In our firm, we have decided to only accept arbitrator’s appointments and never to act as counsel in investment arbitration.
If you had the power to implement a change in arbitration proceedings, what would it be?
I would impose a limited budget to be spent by each party in the arbitration in which I am sitting as an arbitrator, taking into consideration the characteristics of the case. I would also impose a limit of pages for each submission and each expert report and the number of requests for document production that each party would have the right to file.
What is your advice to young arbitration practitioners to succeed in their career?
There are nowadays a lot of young talented lawyers specialising in international arbitration. It is not easy for them to find their way. I encourage them to actively participate in the activities of arbitral institutions and committees, to publish articles on hot substantive issues, and to create a network. The people of the same generation who specialise in international arbitration are not competitors, they are allies, they are the people who are going to appoint you later as arbitrators. I realise that Covid-19 makes things more difficult. It is here that senior arbitrators have a role to play to do the best they can do the promotion of the young talented lawyers who work in their law firms.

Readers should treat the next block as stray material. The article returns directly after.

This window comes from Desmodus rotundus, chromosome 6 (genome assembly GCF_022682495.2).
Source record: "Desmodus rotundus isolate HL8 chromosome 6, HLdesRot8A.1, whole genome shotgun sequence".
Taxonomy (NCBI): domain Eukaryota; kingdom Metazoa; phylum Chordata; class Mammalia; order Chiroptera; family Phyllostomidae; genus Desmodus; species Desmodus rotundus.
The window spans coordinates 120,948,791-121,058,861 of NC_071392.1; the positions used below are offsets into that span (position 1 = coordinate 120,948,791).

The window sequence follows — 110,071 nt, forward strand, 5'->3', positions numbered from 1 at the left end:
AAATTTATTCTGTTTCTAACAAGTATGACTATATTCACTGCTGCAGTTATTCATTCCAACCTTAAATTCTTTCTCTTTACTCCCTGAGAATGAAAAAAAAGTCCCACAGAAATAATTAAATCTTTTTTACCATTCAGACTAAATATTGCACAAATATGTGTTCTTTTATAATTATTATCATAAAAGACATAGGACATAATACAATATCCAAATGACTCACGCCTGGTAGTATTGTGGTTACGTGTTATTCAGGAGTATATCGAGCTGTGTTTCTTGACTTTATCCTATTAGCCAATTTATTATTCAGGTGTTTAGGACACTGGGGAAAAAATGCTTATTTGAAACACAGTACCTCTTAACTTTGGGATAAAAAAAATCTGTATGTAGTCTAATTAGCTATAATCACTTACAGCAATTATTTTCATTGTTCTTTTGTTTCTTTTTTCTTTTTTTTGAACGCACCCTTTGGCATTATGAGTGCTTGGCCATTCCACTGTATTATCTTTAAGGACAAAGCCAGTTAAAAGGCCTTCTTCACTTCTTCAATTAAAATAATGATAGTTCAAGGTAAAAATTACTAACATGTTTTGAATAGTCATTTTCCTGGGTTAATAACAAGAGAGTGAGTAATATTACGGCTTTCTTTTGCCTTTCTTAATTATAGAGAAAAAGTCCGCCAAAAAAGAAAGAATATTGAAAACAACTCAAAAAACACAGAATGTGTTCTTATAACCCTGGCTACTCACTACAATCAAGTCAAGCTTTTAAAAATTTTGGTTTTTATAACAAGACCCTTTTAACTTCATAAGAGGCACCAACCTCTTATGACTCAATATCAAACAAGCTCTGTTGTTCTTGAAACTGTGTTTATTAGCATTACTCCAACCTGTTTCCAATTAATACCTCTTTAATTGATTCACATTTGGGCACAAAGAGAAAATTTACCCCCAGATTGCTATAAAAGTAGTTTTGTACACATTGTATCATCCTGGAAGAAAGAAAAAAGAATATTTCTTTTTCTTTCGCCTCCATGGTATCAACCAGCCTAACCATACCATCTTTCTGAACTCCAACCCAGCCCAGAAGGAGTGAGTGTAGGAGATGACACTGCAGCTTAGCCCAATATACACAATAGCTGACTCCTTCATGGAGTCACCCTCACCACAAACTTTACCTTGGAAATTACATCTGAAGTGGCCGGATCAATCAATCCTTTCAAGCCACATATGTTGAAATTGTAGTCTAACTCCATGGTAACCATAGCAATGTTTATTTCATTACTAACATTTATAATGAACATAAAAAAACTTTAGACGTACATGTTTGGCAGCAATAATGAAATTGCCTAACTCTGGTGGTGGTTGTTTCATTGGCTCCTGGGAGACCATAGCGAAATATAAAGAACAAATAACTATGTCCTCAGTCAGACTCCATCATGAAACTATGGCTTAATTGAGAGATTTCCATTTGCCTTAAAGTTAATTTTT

What are your hobbies? What do you like to do in your free time?
I used to say that my main hobby is to make my wife happy. In the traditional sense, my hobbies are various. Art is my first passion, my oxygen. I visit art galleries and I collect contemporary art. I am also a wine lover, especially Burgundy and I have a nice collection of premium wines. In terms of sport, my wife and I love to play golf and we are also divers. To be successful in your professional career, you have to have other centers of interest than the law.
ABOUT THE INTERVIEWEE
Since 1978, Bernard Hanotiau has been actively involved in more than 500 international arbitration cases as party-appointed arbitrator, chairman, sole arbitrator, counsel and expert in all parts of the world. He is the author of Complex Arbitrations: Multiparty, Multicontract, Multi-issue (Kluwer, second edition 2020) and of more than 120 articles, most of them relating to international commercial law and arbitration. Bernard Hanotiau is a member of the Brussels and Paris Bars.